Outfitter uses a tried and true welded aluminum frame that is a strong as anything in the industry. Their rubber roof is an industry standard (even on high-end RVs) and very durable. Plus if you do happen to damage a rubber roof there are readily available patches that can make a quick, permanent repair. Their methods allow them to offer a lifetime structural warranty (can't get any better then that) to the original owner and I have known them to work with subsequent owners to fix things at the lowest possible cost. Besides construction materials the biggest difference between the brands is that Outfitter has a heated basement which allows true worry-free, 4-season use and keeps the tanks from intruding on interior storage space. Even with the basement the Outfitter is only 4" taller then the hallmark (as per both companies websites). The extra weight of the basement, down low in the truck's bed, more then offsets the small increase in overall height as far as COG goes, so the on road manners are pretty much even between the two and you would be HARD pressed to find a back country spot that one could get into that the other couldn't. With my Apex I have been able to maintain 80+mph on twisty mountain highways with complete confidence and the truck barely knew the camper was back there. The other big difference is that Outfitter offers a N/S cabover bed which keeps you and your significant other from having to crawl over each other to get up in the middle of the night. The Outfitter has one of the largest (usable space) wetbaths of any camper and is also available with several options that hallmark doesn't offer, such as the Tundra 12V marine fridge and a Thetford cassette toilet (this is NOT a porta-potti). As for reliability, my previous Bounder Class A (made by the largest RV manufacturer in the world) required WAY more work then my Outfitters have. If you haven't seen an Outfitter in person, give Bob a call and he can put you in touch with an owner local to you (or at least closer then CO) that would let you check out their camper (most are more then happy to do so).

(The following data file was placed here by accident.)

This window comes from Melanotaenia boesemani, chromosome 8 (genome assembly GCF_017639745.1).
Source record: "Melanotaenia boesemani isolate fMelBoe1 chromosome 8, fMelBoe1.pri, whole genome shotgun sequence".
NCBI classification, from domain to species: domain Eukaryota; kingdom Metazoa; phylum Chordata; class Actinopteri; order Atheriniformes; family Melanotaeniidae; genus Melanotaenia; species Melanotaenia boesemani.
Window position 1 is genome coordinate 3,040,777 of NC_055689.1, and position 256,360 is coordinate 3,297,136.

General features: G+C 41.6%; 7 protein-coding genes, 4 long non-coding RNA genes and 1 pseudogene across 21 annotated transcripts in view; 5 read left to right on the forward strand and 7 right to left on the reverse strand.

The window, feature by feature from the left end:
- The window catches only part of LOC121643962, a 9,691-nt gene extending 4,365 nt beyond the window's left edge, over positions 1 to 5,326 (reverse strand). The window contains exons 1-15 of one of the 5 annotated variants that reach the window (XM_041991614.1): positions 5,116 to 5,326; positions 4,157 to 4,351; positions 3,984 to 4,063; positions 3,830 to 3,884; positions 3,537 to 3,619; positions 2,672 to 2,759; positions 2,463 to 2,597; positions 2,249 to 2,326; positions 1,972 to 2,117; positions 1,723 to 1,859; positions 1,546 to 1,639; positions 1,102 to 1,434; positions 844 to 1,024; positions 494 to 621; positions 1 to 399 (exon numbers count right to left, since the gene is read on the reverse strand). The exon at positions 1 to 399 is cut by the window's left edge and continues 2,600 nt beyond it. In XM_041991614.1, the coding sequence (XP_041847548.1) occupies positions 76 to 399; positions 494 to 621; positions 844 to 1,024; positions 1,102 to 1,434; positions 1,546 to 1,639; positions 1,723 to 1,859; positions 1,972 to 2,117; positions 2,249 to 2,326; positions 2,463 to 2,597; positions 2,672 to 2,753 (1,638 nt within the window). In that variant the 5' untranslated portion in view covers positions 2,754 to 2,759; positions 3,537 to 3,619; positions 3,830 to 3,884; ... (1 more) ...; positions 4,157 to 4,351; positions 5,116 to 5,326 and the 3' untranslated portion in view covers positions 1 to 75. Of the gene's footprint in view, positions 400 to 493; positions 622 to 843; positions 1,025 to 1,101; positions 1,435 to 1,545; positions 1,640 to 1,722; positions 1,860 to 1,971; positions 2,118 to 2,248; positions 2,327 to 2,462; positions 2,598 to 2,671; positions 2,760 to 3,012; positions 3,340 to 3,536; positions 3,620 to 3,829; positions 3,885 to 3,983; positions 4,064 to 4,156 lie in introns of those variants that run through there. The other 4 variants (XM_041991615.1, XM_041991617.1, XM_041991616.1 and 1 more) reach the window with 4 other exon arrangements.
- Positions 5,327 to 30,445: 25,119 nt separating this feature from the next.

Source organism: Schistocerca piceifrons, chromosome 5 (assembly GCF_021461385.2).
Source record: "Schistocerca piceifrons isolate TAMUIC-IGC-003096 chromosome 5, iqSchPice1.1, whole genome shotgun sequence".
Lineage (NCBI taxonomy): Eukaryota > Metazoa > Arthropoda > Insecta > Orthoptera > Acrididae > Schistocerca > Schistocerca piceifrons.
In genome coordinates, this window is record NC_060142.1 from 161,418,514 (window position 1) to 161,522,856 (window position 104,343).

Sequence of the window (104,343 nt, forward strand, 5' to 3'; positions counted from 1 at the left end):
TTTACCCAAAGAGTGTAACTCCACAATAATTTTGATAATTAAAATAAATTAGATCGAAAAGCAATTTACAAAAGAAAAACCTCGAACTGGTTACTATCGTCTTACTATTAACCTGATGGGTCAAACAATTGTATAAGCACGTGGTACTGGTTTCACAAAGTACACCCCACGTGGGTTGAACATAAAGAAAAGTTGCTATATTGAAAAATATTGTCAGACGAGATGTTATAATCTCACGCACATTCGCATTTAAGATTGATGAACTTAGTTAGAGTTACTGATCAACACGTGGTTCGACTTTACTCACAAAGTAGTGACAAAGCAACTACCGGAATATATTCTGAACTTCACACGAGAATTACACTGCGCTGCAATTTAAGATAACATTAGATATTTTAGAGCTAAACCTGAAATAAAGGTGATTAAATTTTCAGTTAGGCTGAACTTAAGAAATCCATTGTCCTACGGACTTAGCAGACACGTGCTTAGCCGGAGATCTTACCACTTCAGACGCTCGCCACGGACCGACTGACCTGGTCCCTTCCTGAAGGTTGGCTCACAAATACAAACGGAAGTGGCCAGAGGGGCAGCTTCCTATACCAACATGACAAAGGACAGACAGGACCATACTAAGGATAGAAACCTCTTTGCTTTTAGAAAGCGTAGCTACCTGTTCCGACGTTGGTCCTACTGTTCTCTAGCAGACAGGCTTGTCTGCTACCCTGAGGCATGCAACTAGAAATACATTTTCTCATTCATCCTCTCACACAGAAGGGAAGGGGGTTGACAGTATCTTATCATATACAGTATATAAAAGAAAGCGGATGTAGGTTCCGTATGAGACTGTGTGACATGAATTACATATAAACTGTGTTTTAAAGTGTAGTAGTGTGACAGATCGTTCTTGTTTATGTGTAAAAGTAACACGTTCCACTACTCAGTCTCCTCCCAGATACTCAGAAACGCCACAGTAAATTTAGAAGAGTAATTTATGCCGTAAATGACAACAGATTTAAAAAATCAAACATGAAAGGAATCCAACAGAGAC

While I haven't owned one we did consider hallmark (along with several others) when we were deciding on our first camper prior to 2004. I have been inside both older and newer hallmarks and since you asked, here is my take on them. The composite shell is just that...a shell. It is my understanding that it is not self supporting and has interior framework that everything mounts to. The overhead cabinets are simply thin plastic (they do save a small amount of weight though). That fiberglass roof would be expensive to fix (even more so for the carbon fiber version) if it gets damaged (anybody know how to use a fiberglass repair kit?). Another downside to a fiberglass roof (I have heard from Class A owners) is that they tend to magnify the sounds of raindrops hitting them and we sleep a lot closer to our roofs then they do. There are also several design features that could make the hallmark less then optimal for some owners. First it has a lower interior height (both in the living area and in the shower) which could be an issue for taller owners and second the full length sink cabinet in the bathroom takes up space and restricts leg movement during a shower (neither of these issues are unique to hallmark though as I have seen them in many name brand campers). IMO its lack of a basement places the hallmark squarely in the same category as the Northstar pop-ups and while the hallmark does use better materials then a NS, the NS can be had for appreciably less and is a well thought out camper in its own right. Unless they have changed their pricing recently, a hallmark will also be more expensive then a comparably equipped Outfitter.